When you apply for jobs, read the job descriptions carefully. You probably won't hit all of the bullet points that they say, but that doesn't mean you should still apply. In fact, very few people cover everything that an organization wants when they hire someone. However, the more skills you have, the more likely you are to get through resume screenings, phone screens, and interviews and onto a new job. And be clever about relating prior experiences to things the company wants. Even if you don't have experience in X, maybe you did Y and it gave you some insights into X or will allow you to more easily learn X.

In terms of specific companies, different companies look for lots of different things. Some would take someone who is a good fit for the team with little experience in the particular technology stacks used or the domain the company operates in, while others focus more on the technical skills and having relevant experience and have very little weight on the fit of the candidate. Don't be afraid to ask questions about what the company is looking for, the job description, and (if you get rejected from one position), if the company has any other positions that might be more suitable for you.

Another piece of advice is to learn from failures. If you do get rejected from one position, ask why. Although some companies have policies against discussing the results of the interview, asking about the positives and negatives the company saw in you can help you prepare for your next interviews as well as identify any shortcomings and begin to work on improving them.

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+accept. Thanks. This is essentially what I've started doing - with predictable results. Hopefully I'll eventually find a role which uses JEE but doesn't mind a bit of a learning curve on my part (and I'm openly telling recruiters that I'm willing to take a seniority and pay hit for this technology shift). Luckily I'm in a position where I can take my time to find something. :) – Bobby Tables Aug 15 '11 at 23:30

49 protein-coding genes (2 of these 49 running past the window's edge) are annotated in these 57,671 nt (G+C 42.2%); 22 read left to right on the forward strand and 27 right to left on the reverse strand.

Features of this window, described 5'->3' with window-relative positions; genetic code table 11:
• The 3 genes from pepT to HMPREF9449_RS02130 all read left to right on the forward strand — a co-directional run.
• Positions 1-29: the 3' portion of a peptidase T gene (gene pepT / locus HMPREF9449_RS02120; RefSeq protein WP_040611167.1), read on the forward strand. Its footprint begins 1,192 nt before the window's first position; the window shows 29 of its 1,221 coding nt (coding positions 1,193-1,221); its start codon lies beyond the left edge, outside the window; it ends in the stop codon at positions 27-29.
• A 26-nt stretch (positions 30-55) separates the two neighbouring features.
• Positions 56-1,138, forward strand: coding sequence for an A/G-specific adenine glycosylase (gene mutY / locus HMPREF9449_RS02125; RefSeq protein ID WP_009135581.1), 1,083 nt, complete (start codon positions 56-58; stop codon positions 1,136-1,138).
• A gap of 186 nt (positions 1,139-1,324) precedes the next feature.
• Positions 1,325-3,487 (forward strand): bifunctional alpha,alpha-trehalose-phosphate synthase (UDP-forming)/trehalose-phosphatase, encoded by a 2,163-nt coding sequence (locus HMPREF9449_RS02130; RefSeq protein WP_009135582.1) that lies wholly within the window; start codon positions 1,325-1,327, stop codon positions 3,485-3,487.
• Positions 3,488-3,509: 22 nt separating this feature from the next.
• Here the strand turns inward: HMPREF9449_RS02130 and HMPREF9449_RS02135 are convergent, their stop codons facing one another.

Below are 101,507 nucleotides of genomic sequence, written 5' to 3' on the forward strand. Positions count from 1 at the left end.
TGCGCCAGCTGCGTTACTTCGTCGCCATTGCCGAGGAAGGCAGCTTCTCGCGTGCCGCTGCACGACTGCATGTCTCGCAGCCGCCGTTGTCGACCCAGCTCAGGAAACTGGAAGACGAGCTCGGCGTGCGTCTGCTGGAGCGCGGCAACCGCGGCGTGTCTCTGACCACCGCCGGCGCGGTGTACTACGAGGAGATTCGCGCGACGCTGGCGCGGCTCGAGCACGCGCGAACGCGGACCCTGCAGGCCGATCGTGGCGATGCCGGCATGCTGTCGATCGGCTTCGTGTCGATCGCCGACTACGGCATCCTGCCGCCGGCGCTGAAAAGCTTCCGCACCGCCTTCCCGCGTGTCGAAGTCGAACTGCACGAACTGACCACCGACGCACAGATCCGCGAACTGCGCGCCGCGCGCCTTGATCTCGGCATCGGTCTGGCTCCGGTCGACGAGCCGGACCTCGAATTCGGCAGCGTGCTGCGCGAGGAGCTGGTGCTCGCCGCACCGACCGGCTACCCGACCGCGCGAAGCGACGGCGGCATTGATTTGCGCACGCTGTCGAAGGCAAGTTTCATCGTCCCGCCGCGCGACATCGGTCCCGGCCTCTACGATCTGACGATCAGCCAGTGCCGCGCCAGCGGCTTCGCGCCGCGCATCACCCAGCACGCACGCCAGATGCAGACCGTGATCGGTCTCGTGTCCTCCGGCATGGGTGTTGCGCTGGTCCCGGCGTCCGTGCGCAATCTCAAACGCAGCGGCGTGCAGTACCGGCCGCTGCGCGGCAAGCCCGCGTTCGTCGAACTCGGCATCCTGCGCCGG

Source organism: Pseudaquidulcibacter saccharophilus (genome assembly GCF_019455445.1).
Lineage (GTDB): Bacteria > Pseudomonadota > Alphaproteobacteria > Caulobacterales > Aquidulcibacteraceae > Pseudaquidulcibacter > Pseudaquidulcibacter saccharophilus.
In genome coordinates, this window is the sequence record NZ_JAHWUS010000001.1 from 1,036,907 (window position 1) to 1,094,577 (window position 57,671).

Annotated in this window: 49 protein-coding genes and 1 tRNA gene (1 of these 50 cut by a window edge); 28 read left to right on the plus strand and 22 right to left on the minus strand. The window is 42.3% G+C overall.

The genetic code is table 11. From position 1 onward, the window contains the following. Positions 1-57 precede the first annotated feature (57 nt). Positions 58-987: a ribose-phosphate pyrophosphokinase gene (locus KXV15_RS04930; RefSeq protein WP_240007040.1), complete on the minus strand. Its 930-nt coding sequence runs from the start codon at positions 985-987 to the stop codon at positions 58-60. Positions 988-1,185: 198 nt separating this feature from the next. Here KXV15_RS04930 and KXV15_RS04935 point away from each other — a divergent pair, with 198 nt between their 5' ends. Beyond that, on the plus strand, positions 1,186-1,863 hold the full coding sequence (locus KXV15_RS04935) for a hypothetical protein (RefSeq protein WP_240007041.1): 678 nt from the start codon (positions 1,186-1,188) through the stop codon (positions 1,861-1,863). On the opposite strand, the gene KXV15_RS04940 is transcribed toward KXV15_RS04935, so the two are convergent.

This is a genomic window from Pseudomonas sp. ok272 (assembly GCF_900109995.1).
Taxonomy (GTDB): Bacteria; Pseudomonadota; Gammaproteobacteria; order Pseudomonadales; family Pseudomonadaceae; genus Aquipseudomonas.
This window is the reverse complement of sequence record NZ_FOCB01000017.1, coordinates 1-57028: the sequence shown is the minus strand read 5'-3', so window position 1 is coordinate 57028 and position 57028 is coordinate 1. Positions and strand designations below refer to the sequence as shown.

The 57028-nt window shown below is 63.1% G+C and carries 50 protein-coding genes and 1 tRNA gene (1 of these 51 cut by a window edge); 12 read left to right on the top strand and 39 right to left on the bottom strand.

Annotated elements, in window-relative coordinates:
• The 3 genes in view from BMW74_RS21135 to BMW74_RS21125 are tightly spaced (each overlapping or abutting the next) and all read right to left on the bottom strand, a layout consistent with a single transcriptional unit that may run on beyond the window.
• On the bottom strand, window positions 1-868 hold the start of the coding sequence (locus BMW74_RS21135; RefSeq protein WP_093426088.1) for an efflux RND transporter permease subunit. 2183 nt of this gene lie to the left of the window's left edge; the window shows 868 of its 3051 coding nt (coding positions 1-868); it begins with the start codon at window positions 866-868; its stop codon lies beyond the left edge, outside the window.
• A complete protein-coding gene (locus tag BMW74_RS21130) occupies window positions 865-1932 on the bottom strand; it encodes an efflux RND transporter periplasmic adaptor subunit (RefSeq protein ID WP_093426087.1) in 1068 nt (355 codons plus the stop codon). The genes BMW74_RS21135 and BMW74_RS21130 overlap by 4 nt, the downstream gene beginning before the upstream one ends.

I agree with @kevin cline. JEE is a big big world in its own. There are helluva many things to even get a decent knowledge of the happenings.

On the contrary, learning Android/iOS app development and proving your creative and technical might, is relatively easier. In fact, learning Android application development should come very handy to you because of the following reasons:

  • Shorter learning curve (relatively). Hit the ground running, because you already know Java. However, please be aware that the Java API is only an abstraction that Google has brought up to make the learnings easier; there are many many things that you should know (like Intents, Processes, Threads etc), which you certainly will during the course of your application development.
  • Demonstration of your prowess to potential hires is easier with links to your app and its open-sourced code in git (or whatever repository). This is the trend these days.
  • Coming from swing background, you'll certainly find Android app. development very very exciting and interesting.
  • Android (or any mobile application development) is the trend these days. The earlier you prove yourself, the better for you ;)
  • Plenty of learning resources to aid your focussed learnings.

Heartily, wish you great fun learning Android, and a great job that you enjoy! Peace.